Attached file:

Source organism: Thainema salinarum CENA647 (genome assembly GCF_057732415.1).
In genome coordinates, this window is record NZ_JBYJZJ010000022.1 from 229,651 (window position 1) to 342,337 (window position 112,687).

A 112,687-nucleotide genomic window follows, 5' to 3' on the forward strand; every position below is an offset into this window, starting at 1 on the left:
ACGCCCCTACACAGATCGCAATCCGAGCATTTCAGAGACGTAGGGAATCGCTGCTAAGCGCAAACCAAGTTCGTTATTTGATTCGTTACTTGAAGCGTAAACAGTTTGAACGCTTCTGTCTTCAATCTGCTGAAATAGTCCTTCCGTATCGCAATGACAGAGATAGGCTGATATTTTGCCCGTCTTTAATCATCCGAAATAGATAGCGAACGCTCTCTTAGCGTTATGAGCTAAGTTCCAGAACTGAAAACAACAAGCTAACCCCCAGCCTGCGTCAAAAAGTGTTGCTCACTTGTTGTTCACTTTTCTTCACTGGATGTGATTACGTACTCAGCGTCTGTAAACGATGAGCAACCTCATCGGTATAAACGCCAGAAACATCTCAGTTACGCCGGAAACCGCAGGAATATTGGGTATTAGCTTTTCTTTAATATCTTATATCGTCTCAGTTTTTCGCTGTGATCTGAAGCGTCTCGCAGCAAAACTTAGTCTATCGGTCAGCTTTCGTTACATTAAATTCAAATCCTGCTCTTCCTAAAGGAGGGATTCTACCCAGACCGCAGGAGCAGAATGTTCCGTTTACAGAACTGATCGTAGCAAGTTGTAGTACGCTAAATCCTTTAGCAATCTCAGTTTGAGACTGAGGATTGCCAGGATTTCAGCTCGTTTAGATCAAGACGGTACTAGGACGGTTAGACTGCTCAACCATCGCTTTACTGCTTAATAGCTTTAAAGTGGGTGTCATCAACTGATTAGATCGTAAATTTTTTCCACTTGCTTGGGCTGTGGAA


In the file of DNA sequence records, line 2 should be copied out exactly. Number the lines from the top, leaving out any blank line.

In genome coordinates, this window is record NZ_JBYJZJ010000022.1 from 229,651 (window position 1) to 342,337 (window position 112,687).